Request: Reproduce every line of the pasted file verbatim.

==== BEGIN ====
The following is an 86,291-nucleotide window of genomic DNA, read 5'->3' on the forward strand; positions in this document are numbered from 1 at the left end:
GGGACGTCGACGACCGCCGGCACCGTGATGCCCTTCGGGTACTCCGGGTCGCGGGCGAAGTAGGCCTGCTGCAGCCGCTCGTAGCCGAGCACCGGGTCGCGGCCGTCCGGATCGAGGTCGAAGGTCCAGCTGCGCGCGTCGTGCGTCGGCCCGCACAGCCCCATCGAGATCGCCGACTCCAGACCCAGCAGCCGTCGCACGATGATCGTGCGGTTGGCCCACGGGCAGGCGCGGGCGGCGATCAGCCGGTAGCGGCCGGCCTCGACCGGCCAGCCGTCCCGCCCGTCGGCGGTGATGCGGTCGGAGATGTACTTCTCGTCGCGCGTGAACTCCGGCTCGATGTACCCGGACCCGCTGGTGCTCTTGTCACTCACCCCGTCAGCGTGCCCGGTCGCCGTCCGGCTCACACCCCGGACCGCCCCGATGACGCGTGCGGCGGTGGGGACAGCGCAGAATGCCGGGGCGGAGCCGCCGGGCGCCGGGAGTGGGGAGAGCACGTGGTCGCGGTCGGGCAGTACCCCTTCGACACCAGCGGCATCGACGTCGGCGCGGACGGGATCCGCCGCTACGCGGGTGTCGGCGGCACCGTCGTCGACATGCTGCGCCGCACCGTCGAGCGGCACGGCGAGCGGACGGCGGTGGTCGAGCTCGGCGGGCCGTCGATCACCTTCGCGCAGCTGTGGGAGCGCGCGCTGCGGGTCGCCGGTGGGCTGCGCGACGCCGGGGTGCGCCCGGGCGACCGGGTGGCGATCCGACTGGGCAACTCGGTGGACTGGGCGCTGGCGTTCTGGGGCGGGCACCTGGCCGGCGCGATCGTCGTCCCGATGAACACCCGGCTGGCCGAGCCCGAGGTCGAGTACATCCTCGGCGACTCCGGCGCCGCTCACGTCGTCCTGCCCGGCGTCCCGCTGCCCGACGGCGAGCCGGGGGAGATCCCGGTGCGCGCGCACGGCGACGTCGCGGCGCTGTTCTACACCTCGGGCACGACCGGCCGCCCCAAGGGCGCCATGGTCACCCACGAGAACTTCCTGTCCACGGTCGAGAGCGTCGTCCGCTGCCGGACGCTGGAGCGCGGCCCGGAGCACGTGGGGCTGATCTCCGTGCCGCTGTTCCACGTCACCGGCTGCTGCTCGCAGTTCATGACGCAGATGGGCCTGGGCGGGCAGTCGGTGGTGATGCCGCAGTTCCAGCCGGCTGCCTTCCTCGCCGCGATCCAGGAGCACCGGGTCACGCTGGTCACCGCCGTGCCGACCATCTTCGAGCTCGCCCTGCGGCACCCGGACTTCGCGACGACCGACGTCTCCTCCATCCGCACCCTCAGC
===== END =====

The following is an 86,291-nucleotide window of genomic DNA, read 5'->3' on the forward strand; positions in this document are numbered from 1 at the left end:
GGGACGTCGACGACCGCCGGCACCGTGATGCCCTTCGGGTACTCCGGGTCGCGGGCGAAGTAGGCCTGCTGCAGCCGCTCGTAGCCGAGCACCGGGTCGCGGCCGTCCGGATCGAGGTCGAAGGTCCAGCTGCGCGCGTCGTGCGTCGGCCCGCACAGCCCCATCGAGATCGCCGACTCCAGACCCAGCAGCCGTCGCACGATGATCGTGCGGTTGGCCCACGGGCAGGCGCGGGCGGCGATCAGCCGGTAGCGGCCGGCCTCGACCGGCCAGCCGTCCCGCCCGTCGGCGGTGATGCGGTCGGAGATGTACTTCTCGTCGCGCGTGAACTCCGGCTCGATGTACCCGGACCCGCTGGTGCTCTTGTCACTCACCCCGTCAGCGTGCCCGGTCGCCGTCCGGCTCACACCCCGGACCGCCCCGATGACGCGTGCGGCGGTGGGGACAGCGCAGAATGCCGGGGCGGAGCCGCCGGGCGCCGGGAGTGGGGAGAGCACGTGGTCGCGGTCGGGCAGTACCCCTTCGACACCAGCGGCATCGACGTCGGCGCGGACGGGATCCGCCGCTACGCGGGTGTCGGCGGCACCGTCGTCGACATGCTGCGCCGCACCGTCGAGCGGCACGGCGAGCGGACGGCGGTGGTCGAGCTCGGCGGGCCGTCGATCACCTTCGCGCAGCTGTGGGAGCGCGCGCTGCGGGTCGCCGGTGGGCTGCGCGACGCCGGGGTGCGCCCGGGCGACCGGGTGGCGATCCGACTGGGCAACTCGGTGGACTGGGCGCTGGCGTTCTGGGGCGGGCACCTGGCCGGCGCGATCGTCGTCCCGATGAACACCCGGCTGGCCGAGCCCGAGGTCGAGTACATCCTCGGCGACTCCGGCGCCGCTCACGTCGTCCTGCCCGGCGTCCCGCTGCCCGACGGCGAGCCGGGGGAGATCCCGGTGCGCGCGCACGGCGACGTCGCGGCGCTGTTCTACACCTCGGGCACGACCGGCCGCCCCAAGGGCGCCATGGTCACCCACGAGAACTTCCTGTCCACGGTCGAGAGCGTCGTCCGCTGCCGGACGCTGGAGCGCGGCCCGGAGCACGTGGGGCTGATCTCCGTGCCGCTGTTCCACGTCACCGGCTGCTGCTCGCAGTTCATGACGCAGATGGGCCTGGGCGGGCAGTCGGTGGTGATGCCGCAGTTCCAGCCGGCTGCCTTCCTCGCCGCGATCCAGGAGCACCGGGTCACGCTGGTCACCGCCGTGCCGACCATCTTCGAGCTCGCCCTGCGGCACCCGGACTTCGCGACGACCGACGTCTCCTCCATCCGCACCCTCAGC